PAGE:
The real question is not why I fear death, but why you do not (and by extension feel the need to ask this question.)
Let me clarify: I do not fear sudden, accidental death much. It’s a necessary risk to live a full life.
I fear all the associated symptoms with what one would call a natural death. Old age, disease, loss of mobility, mental function and senses, chronic pain, and so on.
In my view, growing old is a disease. There is nothing in modern cellular biology pointing to old age being inherent to our anatomy: emortality (life without aging) is simply a thing which evolution didn’t see fit to grant us.
And I feel cheated. As it is now, (without any major scientific breakthroughs in radical life extension,) I will probably grow to be 120 years old, 30 or so of which I will spend in some amount of agony.
I saw my grandmother die of lung cancer. It was not dignified, it was not peaceful. It was ugly and horrifying.
Death has in all human history been looming over us. Losing your grandmother is as terrible now, as it was fifteen thousand years ago.
Human nature strives to make sense of this chaotic world, and so we ask “why death?” We ask our wisest, oldest. The shamans and the sages and the priests and the witch-doctors. And they say “because magic.”
Not in those words exactly, but, something along the lines of “divine will” or “nature’s great scheme” or “the allmother call them home.”
Something to make the pain bearable. To provide some form of closure on why grandma had to die. They might even invent funeral rites, to ensure that the allmother really does get her daughter home.
And so humanity grows complacent with old age and death. The greatest calamity to befall us becomes a “fact of life.” (Notice here that it is neither a fact, as noted before with the biologists, nor is death a part of life; it is darkly humourous.)
We live in a culture where striving to stave off death is a sin. I have seen so many villains strive for immortality (or even just emortality, eternal youth,) and it being painted as a bad thing.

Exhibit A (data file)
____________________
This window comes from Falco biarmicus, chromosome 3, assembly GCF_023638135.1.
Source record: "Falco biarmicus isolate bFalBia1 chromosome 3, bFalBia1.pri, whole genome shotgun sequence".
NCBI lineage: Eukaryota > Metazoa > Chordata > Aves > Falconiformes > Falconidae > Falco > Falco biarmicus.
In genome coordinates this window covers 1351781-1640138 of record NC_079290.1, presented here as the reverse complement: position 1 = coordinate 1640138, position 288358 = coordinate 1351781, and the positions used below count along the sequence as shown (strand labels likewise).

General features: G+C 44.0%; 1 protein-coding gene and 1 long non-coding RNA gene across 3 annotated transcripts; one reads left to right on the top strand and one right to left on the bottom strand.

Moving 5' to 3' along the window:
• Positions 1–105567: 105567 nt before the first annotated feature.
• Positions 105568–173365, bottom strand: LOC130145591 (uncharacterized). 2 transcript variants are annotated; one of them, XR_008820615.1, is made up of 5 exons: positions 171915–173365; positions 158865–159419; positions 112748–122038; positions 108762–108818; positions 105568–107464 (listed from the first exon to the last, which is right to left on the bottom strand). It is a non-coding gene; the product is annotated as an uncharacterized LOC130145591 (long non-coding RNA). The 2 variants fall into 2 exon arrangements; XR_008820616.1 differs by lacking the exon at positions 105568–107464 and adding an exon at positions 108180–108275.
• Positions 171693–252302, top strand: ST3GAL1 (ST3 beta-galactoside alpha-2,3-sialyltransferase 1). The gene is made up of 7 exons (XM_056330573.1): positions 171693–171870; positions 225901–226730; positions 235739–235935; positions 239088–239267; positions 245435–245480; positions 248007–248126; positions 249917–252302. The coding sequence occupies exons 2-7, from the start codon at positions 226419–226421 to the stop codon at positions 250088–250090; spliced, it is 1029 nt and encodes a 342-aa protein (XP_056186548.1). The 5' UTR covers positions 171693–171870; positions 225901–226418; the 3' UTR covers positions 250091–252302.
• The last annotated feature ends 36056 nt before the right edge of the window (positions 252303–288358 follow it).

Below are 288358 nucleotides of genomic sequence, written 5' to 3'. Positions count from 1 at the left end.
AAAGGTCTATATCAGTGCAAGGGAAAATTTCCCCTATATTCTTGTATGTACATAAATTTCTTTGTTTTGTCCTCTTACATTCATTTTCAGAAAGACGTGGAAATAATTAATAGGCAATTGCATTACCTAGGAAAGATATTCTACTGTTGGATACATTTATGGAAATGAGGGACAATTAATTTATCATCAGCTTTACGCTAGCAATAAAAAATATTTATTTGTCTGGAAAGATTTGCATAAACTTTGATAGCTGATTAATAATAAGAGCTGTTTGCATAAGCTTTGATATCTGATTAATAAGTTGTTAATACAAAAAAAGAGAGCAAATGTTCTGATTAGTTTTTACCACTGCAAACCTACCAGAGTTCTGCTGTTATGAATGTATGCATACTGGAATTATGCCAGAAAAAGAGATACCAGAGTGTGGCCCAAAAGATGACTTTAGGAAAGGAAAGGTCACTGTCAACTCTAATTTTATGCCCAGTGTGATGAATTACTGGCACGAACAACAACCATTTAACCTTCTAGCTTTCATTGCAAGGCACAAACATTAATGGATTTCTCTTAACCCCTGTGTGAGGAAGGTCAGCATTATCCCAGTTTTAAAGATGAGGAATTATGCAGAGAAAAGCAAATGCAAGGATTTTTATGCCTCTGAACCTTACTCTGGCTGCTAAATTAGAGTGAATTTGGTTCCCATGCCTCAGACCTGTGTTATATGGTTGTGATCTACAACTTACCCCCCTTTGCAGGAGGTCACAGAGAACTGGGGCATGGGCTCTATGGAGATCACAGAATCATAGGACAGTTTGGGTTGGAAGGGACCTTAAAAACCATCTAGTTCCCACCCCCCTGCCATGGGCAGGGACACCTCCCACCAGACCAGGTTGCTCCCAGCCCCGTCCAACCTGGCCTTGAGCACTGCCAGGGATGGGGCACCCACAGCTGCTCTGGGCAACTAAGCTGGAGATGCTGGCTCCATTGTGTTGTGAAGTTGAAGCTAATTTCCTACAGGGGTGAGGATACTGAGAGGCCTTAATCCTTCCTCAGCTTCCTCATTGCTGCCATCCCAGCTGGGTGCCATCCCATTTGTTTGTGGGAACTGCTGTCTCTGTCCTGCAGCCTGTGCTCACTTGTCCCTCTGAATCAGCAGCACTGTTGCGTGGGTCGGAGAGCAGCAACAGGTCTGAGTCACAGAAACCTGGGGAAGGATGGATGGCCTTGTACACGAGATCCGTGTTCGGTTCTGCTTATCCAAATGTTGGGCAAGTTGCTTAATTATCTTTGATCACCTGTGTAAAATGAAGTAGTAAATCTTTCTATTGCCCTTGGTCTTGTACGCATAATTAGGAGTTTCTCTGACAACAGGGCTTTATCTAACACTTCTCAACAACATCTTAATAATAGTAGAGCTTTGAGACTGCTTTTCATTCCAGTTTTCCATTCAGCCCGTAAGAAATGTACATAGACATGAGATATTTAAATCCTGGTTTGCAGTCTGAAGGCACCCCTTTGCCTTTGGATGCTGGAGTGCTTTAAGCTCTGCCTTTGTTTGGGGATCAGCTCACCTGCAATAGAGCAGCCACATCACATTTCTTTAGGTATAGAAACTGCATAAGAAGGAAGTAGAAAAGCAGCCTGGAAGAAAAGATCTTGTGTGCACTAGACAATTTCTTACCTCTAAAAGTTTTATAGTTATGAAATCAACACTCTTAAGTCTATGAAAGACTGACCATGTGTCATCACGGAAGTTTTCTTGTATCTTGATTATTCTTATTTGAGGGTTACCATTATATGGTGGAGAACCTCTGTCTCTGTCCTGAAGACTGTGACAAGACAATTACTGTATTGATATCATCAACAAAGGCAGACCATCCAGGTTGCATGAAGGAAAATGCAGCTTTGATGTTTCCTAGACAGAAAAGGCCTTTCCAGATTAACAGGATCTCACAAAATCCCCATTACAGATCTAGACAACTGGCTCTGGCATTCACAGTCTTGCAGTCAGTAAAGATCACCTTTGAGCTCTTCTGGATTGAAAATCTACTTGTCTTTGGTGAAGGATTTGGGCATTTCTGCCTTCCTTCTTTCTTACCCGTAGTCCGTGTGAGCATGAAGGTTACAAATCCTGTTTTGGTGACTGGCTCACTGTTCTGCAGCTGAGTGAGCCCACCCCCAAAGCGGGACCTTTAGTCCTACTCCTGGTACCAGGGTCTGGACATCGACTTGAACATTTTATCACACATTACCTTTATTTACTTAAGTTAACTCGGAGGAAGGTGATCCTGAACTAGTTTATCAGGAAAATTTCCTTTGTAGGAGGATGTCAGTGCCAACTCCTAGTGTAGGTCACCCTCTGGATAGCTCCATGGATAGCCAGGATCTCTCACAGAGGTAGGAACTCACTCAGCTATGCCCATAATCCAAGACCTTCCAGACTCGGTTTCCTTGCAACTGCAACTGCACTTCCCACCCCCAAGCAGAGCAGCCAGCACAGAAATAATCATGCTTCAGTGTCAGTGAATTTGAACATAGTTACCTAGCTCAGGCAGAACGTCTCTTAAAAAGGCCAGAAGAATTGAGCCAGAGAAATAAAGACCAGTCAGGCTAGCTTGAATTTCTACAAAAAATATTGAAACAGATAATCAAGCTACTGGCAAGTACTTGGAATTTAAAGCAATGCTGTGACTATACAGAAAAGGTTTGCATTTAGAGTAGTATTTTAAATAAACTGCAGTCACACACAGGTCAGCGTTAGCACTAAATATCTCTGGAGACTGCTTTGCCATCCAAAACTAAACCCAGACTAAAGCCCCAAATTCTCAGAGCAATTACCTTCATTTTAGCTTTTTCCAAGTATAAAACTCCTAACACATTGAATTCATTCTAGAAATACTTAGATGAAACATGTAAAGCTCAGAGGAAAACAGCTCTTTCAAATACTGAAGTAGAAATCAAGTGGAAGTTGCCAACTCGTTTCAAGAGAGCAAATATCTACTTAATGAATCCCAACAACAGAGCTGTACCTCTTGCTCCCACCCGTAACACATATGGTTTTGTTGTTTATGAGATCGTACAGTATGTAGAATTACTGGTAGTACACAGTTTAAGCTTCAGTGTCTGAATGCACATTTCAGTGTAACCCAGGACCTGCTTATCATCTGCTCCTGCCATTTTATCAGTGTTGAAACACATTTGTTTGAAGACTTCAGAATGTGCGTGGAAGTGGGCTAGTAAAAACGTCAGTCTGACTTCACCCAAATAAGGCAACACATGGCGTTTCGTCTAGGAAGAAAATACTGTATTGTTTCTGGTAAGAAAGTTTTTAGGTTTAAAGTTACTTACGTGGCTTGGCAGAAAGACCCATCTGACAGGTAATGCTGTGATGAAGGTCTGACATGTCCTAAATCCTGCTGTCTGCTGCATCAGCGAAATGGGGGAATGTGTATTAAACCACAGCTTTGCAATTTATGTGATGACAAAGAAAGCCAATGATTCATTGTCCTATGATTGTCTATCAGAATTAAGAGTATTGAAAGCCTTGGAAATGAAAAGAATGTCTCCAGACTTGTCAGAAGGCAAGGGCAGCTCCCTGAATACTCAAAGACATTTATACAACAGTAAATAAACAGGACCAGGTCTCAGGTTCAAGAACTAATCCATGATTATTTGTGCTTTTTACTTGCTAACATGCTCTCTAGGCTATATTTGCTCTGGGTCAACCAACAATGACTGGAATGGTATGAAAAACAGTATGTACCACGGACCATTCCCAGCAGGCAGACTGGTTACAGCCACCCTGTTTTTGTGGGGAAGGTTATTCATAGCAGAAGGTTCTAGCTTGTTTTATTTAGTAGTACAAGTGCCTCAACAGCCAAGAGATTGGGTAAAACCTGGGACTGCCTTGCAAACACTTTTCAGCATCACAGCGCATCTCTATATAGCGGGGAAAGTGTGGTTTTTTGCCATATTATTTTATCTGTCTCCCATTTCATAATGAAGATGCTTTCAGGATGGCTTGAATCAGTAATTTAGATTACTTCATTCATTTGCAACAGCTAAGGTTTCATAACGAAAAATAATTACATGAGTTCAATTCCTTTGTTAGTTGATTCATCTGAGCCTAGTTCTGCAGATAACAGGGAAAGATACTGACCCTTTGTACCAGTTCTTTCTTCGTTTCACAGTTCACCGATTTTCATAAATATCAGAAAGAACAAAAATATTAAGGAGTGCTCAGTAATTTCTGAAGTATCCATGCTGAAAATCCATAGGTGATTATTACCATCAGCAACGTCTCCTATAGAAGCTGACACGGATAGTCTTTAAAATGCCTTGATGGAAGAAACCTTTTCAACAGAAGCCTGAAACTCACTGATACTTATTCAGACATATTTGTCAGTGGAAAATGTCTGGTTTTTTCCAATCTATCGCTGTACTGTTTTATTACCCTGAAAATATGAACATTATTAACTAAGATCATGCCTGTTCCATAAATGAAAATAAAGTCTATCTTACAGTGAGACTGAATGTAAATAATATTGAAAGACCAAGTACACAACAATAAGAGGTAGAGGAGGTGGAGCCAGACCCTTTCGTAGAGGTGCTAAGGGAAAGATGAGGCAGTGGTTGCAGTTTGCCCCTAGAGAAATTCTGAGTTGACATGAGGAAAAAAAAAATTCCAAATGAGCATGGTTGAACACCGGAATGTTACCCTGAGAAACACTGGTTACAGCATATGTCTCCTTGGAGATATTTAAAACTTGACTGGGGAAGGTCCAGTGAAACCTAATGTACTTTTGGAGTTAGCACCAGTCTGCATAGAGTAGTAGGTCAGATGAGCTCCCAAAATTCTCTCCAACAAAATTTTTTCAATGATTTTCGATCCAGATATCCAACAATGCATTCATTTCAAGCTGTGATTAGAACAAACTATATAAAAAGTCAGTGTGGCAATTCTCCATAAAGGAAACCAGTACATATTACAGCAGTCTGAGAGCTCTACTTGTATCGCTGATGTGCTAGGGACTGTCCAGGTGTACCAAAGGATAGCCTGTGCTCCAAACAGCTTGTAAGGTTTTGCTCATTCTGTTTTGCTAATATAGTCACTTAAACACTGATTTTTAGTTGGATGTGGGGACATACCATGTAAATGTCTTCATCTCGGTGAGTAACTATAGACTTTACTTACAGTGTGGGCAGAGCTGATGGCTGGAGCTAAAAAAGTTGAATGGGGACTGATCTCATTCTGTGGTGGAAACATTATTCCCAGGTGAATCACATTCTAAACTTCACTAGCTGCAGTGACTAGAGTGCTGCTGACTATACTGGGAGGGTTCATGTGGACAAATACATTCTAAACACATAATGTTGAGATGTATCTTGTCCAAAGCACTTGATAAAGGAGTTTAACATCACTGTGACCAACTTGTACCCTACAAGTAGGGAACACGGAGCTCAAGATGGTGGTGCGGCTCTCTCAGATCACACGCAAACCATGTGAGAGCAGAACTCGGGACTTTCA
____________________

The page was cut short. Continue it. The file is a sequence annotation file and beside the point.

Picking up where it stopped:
And even the process of obtaining emortality is painted in a bad light; whatever happened to the well of youth? Why all the human sacrifice and evil scientific progress (another pet peeve of mine: progress = evil. bull. shit. Watching the first ten minutes of Captain America: The Winter Soldier shoots down any argument in that direction.)
Immortality is demonized in popular culture: attaining it costs immoral sacrifice, it is only ever for one person, whoever seeks it is defying nature… (The naturalistic fallacy is so stupid. For one, homophobes use it to argue against homosexuality, for two, modern medicine is anything but natural, and we still see that as a good thing.)
I hear arguments that immortality is selfish. That my loved ones will die from me and I will end up depressed and wishing to die (another trope which is such bullshit: the immortal dude who wants to die.)
I say: why would I want immortality for me. I want immortality for everyone!
Then people cry “overpopulation!” “you’re selfish, what about future generations?!”
Overpopulation is easily solved, when our best scientists stop growing old. Imagine what a 400 year old scientist can do compared to a 40 year old one. We could pepper the sky with solar-power satellites and grow all our food in super-ultra-mega-efficient science-fiction farms.
And as for the “future generations,” that is the exact same argument which pro-lifers use. I am pro-life: my life. I don’t really give a crap about my hypothetical great-great-great-grandchildren, unless I am there to witness them taking their first steps.
We live in a deathist society. A culture that thinks the extinction of consciousness is a good thing.
I am the guy who thinks that the five year old kid who really just wants his grandma back, is on to something.
I fear death. I hate death. I want people to stop dying. Do you?